14) Take part in round robins and drop ins. Often you will get to play a lot of different people and this is also a good way to meet new opponents. Sometimes these have a rule that the winner stays on which makes it more competitive.
15) Try playing a match and filming yourself. I find many people have trouble forgetting about the camera and don't play as well when it's rolling.
16) Play with a brand new ball or one that skids. I also sometimes will switch balls mid-match, to replicate breaking a ball in a tournament. Then they have to go through the process of warming up and adjusting to the bounce of a new ball. This also can break the focus and momentum of the players. I've seen a ball break on over points in the fifth game at a tournament. I also like playing with a blue dot on occasion. This really changes the game and makes you adjust your targets. This is also a good method for training when you will be competing in a warm climate or at high altitude.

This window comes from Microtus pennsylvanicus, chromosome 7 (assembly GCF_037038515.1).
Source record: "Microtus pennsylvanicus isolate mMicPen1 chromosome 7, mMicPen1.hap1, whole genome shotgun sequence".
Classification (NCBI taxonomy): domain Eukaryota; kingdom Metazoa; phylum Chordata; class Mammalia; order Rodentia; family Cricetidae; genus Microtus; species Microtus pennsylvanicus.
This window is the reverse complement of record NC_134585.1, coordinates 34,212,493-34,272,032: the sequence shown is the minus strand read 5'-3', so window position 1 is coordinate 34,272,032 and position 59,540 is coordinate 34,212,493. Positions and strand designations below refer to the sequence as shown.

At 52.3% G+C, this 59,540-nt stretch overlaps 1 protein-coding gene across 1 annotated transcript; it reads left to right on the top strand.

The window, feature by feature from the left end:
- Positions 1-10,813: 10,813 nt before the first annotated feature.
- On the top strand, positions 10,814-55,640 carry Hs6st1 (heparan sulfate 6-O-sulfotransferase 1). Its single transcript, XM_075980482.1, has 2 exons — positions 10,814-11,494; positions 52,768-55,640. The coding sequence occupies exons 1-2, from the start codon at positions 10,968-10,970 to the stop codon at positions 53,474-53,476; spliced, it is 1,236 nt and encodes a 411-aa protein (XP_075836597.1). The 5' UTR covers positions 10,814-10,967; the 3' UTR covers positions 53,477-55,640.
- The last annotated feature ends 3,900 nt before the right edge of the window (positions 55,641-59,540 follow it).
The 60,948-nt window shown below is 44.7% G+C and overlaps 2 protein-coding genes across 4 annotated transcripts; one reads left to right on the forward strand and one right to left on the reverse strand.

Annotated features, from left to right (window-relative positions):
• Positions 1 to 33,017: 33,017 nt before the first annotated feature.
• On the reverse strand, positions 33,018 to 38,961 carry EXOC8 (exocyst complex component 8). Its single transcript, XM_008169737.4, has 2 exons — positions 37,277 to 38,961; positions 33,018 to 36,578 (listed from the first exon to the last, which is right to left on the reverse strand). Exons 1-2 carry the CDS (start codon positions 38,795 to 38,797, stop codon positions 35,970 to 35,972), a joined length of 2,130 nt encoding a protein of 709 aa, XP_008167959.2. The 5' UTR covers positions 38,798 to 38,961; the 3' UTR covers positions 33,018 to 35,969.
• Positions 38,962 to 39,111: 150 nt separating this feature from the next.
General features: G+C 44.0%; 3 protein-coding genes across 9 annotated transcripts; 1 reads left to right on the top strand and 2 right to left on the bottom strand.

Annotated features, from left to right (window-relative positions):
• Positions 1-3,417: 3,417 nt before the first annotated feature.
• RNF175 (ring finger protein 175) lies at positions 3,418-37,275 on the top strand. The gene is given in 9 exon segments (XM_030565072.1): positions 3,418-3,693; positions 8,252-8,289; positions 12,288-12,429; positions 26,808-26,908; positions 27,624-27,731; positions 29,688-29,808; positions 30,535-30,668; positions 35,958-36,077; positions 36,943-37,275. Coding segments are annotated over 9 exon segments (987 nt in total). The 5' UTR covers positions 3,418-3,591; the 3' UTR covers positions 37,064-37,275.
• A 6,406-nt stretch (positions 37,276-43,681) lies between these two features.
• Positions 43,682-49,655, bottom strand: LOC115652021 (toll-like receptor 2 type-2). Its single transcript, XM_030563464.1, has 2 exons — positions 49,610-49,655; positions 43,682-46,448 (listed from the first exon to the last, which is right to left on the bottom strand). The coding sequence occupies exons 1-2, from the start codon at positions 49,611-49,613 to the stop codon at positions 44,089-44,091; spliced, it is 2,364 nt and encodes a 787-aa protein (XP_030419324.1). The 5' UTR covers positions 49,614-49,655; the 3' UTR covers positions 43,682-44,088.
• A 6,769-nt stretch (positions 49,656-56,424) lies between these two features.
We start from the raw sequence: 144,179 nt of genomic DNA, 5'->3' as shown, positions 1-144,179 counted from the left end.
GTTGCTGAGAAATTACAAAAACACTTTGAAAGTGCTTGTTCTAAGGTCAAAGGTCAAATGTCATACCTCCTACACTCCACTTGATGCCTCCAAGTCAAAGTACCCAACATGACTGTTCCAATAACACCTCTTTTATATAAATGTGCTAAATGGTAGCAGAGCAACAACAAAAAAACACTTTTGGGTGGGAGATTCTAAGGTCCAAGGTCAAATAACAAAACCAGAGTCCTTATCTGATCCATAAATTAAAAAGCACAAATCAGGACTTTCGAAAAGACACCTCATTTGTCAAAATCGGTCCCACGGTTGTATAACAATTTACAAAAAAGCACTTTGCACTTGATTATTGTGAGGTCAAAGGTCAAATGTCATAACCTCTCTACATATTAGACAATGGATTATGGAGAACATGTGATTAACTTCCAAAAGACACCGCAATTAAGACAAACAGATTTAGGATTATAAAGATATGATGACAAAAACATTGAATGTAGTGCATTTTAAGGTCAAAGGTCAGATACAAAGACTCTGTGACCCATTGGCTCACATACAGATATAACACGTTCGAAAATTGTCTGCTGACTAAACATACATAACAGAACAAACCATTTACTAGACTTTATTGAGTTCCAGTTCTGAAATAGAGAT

17) If possible receive coaching between games. This doesn't have to be your actually coach, but possibly a peer. Side note: I also don't like my athletes to rely on my advice between games to make adjustments, they need to be able to understand what is going on out there and make their own adjustments. So even just having someone ask them what is going on out there and what adjustments (if any) are they going to make?
18) Set up an exhibition/test match. So this probably won't work for an average club player, but if you're a top junior or adult preparing for an important event it can provide a good atmosphere and you may be  able to raise some funds for your travelling at the same time.

So here are some of the ways I like to prepare my athletes for tournament play. I also prefer doing drills and condition games that have options, so the players have to make decisions, watch, cover the whole court, and anticipate. I usually mix in a few drills to give players some repetitions on a shot, maybe volley drops or return of serves to build up their confidence leading into a tournament.

Many people avoid competition because they have not figured out how to enjoy themselves and the challenge. Many people haven't played enough tournaments to get comfortable and learn how to control their nerves. Avoiding competition altogether may be a solution, but it is not as satisfying as learning how to handle the 'pressure' of competition and play your best when it counts most.

What works best for you? How do you prepare yourself for competition? What methods have you used for simulating tournament play?